Kehinde Andrews is an author, educator and one of the leading black political voices in Britain. He is associate professor in sociology at Birmingham City University, a regular writer for the Guardian and editor of the series ‘Blackness in Britain’. He was part of the team that launched the first Black Studies degree in Europe, is co-chair of the Black Studies Association and of the Harambee Organisation of Black Unity.
Andrews' new book Back to Black: Retelling Black Radicalism for the 21st Century traces the long and eminent history of black radical politics. Born out of resistance to slavery and colonialism, its rich past encompasses figures such as Marcus Garvey, Angela Davis, the Black Panthers and the Black Lives Matter activists of today.
Fatimah Kelleher is a Nigerian and Irish-British women’s rights and social development feminist-activist and consultant with 18 years of experience working internationally in Africa, South Asia, and the Caribbean. Her work and advocacy centres primarily on women’s economic empowerment and justice, education, and health. Within economic justice her work has focused on varied issues from ecofeminist positions in rural development, gender and economic justice in trade policy/export promotion, women cross-border traders, and women's collective action approaches to economic engagement within private sector development.
As an educationalist, Fatimah specialises in equity issues within education provision. She has also conducted research and delivered technical assistance in the area of maternal and child health.
Nigerian-born and partially-raised, Fatimah has worked extensively in the country, particularly in the north, and has also worked in Sudan, Ethiopia, Uganda, Pakistan, India, Liberia and Guyana. Fatimah has published widely in her areas of work, delivering primary research, policy documents, papers, and media articles.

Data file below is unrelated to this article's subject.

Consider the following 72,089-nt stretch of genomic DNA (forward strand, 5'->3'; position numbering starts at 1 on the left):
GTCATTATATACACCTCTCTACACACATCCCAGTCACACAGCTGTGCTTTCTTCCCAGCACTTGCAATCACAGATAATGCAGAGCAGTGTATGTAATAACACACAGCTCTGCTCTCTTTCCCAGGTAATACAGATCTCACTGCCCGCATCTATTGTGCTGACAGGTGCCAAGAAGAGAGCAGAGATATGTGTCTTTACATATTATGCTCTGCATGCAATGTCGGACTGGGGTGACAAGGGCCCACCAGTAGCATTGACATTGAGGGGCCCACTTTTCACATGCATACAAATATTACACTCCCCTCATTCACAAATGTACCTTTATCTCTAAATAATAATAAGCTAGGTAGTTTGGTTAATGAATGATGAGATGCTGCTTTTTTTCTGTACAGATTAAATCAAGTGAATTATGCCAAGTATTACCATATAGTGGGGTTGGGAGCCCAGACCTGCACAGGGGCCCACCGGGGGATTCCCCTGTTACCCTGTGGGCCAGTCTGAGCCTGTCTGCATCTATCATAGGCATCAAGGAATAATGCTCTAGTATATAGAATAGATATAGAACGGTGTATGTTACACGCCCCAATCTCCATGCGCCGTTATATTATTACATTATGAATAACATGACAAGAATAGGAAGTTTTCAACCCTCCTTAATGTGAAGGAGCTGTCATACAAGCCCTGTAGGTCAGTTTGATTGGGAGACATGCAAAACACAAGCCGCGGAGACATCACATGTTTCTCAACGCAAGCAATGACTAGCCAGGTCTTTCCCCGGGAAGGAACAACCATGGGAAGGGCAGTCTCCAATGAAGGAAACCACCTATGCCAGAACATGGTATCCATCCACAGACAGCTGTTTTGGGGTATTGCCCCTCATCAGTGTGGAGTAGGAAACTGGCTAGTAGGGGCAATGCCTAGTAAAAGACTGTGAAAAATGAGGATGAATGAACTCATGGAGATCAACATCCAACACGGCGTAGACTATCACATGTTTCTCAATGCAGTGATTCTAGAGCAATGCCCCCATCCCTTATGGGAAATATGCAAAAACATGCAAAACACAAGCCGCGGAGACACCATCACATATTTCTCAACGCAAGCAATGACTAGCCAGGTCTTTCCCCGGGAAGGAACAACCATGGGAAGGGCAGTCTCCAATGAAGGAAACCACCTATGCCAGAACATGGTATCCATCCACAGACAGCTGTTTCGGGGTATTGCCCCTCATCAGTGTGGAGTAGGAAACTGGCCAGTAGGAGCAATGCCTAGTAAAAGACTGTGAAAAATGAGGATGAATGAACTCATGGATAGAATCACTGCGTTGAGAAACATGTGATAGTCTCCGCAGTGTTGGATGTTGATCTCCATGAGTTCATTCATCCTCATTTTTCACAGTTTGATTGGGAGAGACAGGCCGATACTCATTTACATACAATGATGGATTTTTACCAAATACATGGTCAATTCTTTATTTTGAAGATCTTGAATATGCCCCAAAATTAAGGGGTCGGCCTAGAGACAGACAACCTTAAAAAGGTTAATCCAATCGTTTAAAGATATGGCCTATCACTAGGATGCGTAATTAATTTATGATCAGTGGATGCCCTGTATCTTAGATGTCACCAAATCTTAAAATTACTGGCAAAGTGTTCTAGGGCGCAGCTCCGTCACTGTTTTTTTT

Chaired by journalist, Eliza Anyangwe. Born in Yaounde, Cameroon Eliza has been working to build communities around journalism for a long time, starting on The Guardian’s Katine Project before becoming editor of the Guardian Global Development Network.
In November 2014 she went freelance and has since founded The Nzinga Effect, a media project focused on telling the stories of African and afro-descendant women online and offline - exploring how to build engaged communities around an issue and across geographies.
Eliza grew up listening to local radio stations and still uses the TuneIn app to catch-up on local news from Lusaka to Bamako and Nairobi. She’s a big fan of local publications Star & Crescent in Portsmouth, El Salto in Madrid and 3 Point Magazine in Athens, not just for their commitment to report on what matters to local people but also for experimenting with collective ownership.